Baby Talk

Susie McGee
baby talk

You many not hear baby talk right away, but your baby's language development begins when he is merely an infant. Some believe that the sounds a baby hears while still in the womb contribute to language development, also. As he continues to grow, the elementary sounds he makes will eventually evolve into real words and, later, sentences.

Baby Talk: Birth to Three Months

As soon as your infant is born, she will be able to communicate in a rudimentary manner. Her cries of hunger, discomfort, pain, and loneliness will be her attempts at communicating her needs to her caregivers.

As she continues to grow, she'll add more sounds, such as cooing and gurgling to show her contentment and pleasure. Her first laugh will bring both you and her complete joy. She is learning to express all of her emotions! As you get to know your baby, you'll become much more familiar with the meaning of her different cries and other sounds, and you'll understand how to respond to each one.

Three to Six Months

While there's no baby talk yet, he will become much more adept at communicating with you. As his teeth begin to develop, he'll practice forming different sounds using his tongue, lips, teeth, and palate. He'll take great pleasure in the new sounds he makes, and he may practice them over and over. In fact, you may be able to detect a pattern of syllables in his excessive babbling. Don't be surprised if you hear "ma-ma" or "da-da" occasionally.

Six to Twelve Months

Your baby will continue to babble. As he nears his first birthday, however, you may notice that while you may have difficulty understanding him, he is beginning to understand more of your words. Continue to talk to him, and even more importantly, read to him. As you read or talk to your baby, point out objects and repeat their names. You are helping to build his vocabulary daily, which is important.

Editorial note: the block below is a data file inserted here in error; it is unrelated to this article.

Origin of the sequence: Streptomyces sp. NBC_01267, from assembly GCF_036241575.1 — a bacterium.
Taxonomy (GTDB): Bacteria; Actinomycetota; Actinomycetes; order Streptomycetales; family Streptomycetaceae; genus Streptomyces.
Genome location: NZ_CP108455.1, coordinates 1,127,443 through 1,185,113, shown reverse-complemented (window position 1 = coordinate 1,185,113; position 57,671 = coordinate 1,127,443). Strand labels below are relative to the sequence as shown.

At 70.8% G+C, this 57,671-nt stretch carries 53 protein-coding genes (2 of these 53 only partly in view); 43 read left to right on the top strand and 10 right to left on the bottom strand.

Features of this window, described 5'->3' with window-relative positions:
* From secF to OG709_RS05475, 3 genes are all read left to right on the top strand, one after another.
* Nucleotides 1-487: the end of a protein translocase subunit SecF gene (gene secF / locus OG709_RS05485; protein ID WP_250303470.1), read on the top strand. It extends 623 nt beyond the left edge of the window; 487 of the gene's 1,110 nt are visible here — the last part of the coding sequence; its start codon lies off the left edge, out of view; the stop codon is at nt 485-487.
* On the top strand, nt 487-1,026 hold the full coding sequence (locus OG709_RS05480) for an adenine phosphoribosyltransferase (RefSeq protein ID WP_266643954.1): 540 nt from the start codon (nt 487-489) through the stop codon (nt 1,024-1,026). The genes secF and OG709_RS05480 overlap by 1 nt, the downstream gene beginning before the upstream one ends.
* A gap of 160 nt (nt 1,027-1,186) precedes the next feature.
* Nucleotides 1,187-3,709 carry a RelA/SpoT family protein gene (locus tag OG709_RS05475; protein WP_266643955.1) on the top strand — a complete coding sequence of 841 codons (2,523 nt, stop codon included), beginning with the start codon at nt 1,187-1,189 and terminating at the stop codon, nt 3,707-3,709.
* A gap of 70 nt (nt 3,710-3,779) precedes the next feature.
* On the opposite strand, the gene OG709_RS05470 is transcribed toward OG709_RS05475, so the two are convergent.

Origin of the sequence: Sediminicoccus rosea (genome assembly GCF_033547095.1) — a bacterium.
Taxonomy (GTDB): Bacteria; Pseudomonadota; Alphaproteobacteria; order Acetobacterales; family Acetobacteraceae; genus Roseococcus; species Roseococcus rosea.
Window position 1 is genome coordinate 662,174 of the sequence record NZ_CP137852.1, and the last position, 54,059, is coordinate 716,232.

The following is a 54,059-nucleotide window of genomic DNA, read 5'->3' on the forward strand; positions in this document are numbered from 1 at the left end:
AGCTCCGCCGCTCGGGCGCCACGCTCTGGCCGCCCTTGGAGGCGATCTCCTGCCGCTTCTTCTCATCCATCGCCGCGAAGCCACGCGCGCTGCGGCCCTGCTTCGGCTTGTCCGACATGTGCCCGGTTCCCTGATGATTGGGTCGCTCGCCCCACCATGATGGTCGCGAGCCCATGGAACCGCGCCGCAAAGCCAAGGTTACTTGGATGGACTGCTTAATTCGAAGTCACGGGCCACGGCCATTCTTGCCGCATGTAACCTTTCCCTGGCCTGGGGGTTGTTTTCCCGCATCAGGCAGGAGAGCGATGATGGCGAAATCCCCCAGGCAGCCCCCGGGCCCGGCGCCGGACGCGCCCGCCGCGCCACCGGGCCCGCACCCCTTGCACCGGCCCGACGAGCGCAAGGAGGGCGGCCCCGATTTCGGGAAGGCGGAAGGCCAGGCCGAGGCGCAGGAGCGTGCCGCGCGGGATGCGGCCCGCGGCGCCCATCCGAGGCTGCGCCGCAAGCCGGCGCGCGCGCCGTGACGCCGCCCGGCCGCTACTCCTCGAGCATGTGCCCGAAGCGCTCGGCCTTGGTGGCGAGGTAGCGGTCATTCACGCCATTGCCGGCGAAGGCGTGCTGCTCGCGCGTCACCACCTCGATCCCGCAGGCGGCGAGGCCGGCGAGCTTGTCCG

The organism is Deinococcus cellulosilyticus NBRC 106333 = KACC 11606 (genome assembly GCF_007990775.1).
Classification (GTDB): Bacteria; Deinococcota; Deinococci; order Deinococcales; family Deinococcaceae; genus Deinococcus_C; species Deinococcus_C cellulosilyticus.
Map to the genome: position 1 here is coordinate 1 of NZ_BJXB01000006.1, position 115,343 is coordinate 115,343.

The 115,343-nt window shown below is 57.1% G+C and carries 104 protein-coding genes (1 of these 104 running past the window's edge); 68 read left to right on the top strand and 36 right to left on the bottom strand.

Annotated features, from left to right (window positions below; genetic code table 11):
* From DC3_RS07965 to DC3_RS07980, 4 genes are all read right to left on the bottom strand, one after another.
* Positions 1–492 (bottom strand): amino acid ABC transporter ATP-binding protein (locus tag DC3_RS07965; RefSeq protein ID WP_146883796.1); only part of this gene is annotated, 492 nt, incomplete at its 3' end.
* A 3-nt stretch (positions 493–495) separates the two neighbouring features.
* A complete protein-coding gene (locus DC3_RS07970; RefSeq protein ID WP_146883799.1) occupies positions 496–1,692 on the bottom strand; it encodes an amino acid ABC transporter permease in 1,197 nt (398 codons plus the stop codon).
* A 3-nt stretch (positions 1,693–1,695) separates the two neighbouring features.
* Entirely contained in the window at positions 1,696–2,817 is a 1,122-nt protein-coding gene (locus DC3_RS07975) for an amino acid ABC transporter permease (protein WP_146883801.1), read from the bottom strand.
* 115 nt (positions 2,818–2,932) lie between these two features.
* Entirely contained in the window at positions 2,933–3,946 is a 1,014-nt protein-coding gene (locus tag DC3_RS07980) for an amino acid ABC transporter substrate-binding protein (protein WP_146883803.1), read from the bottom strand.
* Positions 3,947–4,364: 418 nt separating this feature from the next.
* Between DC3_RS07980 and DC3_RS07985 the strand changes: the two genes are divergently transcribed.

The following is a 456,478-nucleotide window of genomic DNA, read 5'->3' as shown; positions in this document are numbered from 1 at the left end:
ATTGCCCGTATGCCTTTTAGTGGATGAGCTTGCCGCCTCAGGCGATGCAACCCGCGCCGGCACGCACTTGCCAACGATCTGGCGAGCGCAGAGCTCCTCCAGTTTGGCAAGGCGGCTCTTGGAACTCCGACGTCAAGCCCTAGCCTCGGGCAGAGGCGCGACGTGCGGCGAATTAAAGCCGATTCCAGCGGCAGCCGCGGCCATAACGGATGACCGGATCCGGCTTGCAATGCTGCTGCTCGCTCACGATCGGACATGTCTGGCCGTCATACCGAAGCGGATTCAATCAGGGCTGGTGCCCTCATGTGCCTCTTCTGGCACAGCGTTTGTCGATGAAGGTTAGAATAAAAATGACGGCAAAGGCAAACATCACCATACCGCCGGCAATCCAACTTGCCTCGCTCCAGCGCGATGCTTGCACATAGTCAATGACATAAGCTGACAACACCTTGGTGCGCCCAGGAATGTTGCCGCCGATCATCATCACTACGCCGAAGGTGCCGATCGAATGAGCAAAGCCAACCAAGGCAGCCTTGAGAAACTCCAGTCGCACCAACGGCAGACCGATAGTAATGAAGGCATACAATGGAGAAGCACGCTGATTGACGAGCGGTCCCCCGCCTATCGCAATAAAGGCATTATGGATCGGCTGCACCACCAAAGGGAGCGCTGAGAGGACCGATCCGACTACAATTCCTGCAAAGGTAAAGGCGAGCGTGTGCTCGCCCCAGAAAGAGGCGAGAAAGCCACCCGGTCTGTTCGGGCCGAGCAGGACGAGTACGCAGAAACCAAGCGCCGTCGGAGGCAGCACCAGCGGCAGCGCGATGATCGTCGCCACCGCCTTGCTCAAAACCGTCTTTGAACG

Twelve to Eighteen Months

As your baby grows, she is beginning to understand how important language is to her world. She is starting to vocalize words so that you can understand her. Many of these words will be one-syllable at first, such as "bye", "ball", "oh". Continue to read and talk to her, and look for opportunities to help her expand her vocabulary.

Eighteen to Twenty-four Months

By the time your child reaches eighteen months, he may have a vocabulary of several words. He will also be able to understand much of what you say to him, and he is learning new words every day. By the time he reaches his second birthday, he will be able to say two and three word sentences, although certain aspects of language may confuse him, such as referring to himself as "I". He may say "me", "baby", or even his name, instead.

Twenty-four to Thirty-six Months

Your baby's talking will have progressed into understandable and longer sentences, and she will begin understanding the differences in pronoun usage, also. Most of her sentences will now have a subject and a verb, along with a few other words, and she'll be able to recite nursery rhymes and sing complete songs. She'll be able to express herself clearly by the time she is this age.

Problems

If you suspect a speech or hearing problem, you should speak to your pediatrician about your concerns. If you notice that your baby has stopped babbling at around seven or eight months, or that she doesn't want to make eye contact with you, tell your doctor.

Baby Talk Help

You can stimulate your child's language development by talking to him frequently, beginning even before his birth. Play games, sing silly songs, and read to him on a daily basis. Before you know it, your babbling baby will become a talkative toddler!

Baby Talk